First up, history. This comes courtesy of Leeds band and long-time Daily Growl faves iLiKETRAiNS. Anyone who’s familiar with this band will know about their ongoing fascination with dark and obscure historical happenings, which they pay tribute to and describe in their songs. They’re so committed to the whole history thing that they’ve even produced a book of essays to accompany their debut full-length album Elegies to Lessons Learnt, so their fans can understand the whole context to each song. They cover cover the Great Fire of London, the Salem Witch Trials and the strange tale of round-the-world yachtsman Donald Crowhurst amongst other sad tales. That’s educational!
Musically it’s more of the same from iLiKETRAiNS. This is both a good thing and an uncertain thing. It’s good because I like their gloomy, atmospheric post-rock, and they don’t mess with the template already established on their debut mini-album Progress Reform and a few singles. Theirs is a singular sound which lacks variation, and although this is a sound that I find very pleasing over the course of this album and although the lyrical content makes for much more interesting listening than (say) Dave Martin singing that he’s got 99 problems but the bitch ain’t one, it does leave me wondering where they can go next. If they repeat this particular post rock sound and history combo indefinitely, they’re sure to begin to bore their audience. I’m not sure I’d be so enthusiastic about another similar record.
Maybe the answer lies in the track Come Over. I’m never a fan of over-production, but towards the end of this track when the strings surface, and the regular iLiKETRAiNS trumpet is heard a bit more clearly than normal, it becomes quite the beautiful thing. Who knows, maybe they could do something with this. In the end then, this history lesson ends up being very enjoyable, with the facts helped along by some fine music, but I’ll be looking for more next time round.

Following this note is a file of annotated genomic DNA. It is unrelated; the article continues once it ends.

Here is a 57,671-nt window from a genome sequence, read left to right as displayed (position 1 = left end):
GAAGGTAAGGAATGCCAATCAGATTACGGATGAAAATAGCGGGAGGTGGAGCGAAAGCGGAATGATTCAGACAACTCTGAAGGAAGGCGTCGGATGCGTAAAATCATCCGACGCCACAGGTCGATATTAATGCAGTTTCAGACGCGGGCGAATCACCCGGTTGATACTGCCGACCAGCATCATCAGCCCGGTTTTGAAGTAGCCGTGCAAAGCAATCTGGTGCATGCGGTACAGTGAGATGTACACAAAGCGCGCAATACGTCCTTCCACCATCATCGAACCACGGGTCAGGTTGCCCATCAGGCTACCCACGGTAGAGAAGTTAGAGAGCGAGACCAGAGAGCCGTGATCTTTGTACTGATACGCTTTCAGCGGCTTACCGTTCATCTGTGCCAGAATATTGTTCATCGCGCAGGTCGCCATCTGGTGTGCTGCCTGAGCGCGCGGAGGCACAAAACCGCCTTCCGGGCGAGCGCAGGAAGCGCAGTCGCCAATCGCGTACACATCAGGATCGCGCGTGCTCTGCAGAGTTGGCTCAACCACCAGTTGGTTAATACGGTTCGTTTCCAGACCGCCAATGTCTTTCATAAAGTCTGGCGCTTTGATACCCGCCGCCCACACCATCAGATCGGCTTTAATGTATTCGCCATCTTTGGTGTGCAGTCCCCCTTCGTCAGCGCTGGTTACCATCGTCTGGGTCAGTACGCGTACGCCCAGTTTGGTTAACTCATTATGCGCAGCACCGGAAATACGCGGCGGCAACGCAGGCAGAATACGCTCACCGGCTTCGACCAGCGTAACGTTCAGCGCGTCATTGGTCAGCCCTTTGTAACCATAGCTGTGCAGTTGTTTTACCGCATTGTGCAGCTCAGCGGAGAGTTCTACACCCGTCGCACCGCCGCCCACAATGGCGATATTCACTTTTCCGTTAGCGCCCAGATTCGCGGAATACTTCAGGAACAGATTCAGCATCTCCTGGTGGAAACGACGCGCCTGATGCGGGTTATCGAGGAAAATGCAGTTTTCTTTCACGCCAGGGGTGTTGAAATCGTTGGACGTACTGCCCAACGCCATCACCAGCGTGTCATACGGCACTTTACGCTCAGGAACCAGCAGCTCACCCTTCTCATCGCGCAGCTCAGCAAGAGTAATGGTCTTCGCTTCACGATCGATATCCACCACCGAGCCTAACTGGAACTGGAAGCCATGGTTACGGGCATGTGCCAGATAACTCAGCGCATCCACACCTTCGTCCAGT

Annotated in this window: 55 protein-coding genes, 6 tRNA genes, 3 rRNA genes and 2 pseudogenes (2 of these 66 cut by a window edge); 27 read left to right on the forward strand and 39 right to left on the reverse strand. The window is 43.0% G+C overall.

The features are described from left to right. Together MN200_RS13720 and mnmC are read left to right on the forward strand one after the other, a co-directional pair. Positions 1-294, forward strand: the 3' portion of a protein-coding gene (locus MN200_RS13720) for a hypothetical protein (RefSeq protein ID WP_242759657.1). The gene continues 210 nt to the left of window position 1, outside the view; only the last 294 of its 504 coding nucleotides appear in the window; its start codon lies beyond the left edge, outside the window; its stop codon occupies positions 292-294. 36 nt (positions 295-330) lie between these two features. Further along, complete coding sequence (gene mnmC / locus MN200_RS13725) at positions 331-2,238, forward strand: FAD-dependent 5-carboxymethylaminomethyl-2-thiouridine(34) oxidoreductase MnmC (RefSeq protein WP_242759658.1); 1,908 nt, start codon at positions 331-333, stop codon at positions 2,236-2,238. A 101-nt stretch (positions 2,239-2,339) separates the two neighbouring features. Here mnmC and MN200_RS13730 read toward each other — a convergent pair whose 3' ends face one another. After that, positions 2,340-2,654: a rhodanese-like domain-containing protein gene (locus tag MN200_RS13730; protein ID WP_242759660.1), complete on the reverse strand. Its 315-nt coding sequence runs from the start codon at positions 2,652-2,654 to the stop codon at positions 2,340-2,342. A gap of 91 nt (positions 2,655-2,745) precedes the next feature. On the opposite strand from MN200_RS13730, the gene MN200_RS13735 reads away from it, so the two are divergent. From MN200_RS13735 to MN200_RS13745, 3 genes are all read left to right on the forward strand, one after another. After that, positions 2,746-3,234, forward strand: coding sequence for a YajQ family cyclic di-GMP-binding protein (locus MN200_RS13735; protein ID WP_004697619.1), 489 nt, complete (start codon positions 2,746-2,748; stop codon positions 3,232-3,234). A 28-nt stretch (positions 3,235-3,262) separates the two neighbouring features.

Download: iLiKETRAiNS – Come Over
Download: iLiKETRAiNS - We All Fall Down
Buy Elegies to Lessons Learnt (with the book of essays)
Next we have politics. But don’t expect to get a fair view of the political system in this lesson. No, the system is the very thing that’s the problem here, according to Jeffrey Lewis, or rather according to old UK punk band Crass, who Lewis is covering here. The album title 12 Crass Songs tells you exactly what to expect.
These may at first seem like strange bedfellows. Jeffrey, with his affable and always enjoyable New York anti-folk (whatever that is), delivered in his rapid-fire, half singing-half speaking manner. His are usually interesting observations on life and art, but what we’re dealing with when it comes to Crass is full-on agitprop punk rock polemic. However all is explained. Instead of a press release, the CD came accompanied by a nice little drawn story by Jeffrey, which explained how he got down with the anarchist punks. It was all due to a skinhead room-mate at college it seems, and although our Jeff was initially wary of such a fearsome looking dude (Lewis was a skinny hippy after all) they hit it off and he grew to like Crass.
Now, I would much rather listen to Jeffrey Lewis meander his way though Crass songs than Crass themselves and day, mainly because I like his style. There’s a certain playfulness about the way he takes on each track, which is a welcome relief from the lyrical content. I’m not sure if Lewis really believes all this stuff, or if it’s more that Crass were an important band for him, but after listening to a few songs in a row, you feel a bit worn out by the lyrics. They’re just so worthy, and stink of so much self-righteousness. There’s only so long you can put up with it being inferred that you’re noting more than a drone of an evil capitalist system just because you don’t drop out and join an anarchist commune in Essex and continually rail against all that disagree with you. Honestly, listening to these words that rail against the state and church make the songs seem like as much a relic as Socialist Worker paper sellers and evangelical street preachers. Over 12 tracks, it’s just plain dull. If that sort of thing is your bag, Jeffery certainly sweetens a foul-tasting pill, but ultimately can only do so much to rescue these museum pieces of songs. Which takes us nicely back to history I guess.
Download: Jeffrey Lewis – Do They Owe Us a Living?
Download: Jeffrey Lewis – Banned From the Roxy
Buy 12 Crass Songs.
A reminder of just how good Jeffrey Lewis can be here though, with his classic Williamsburg Will Oldham Horror.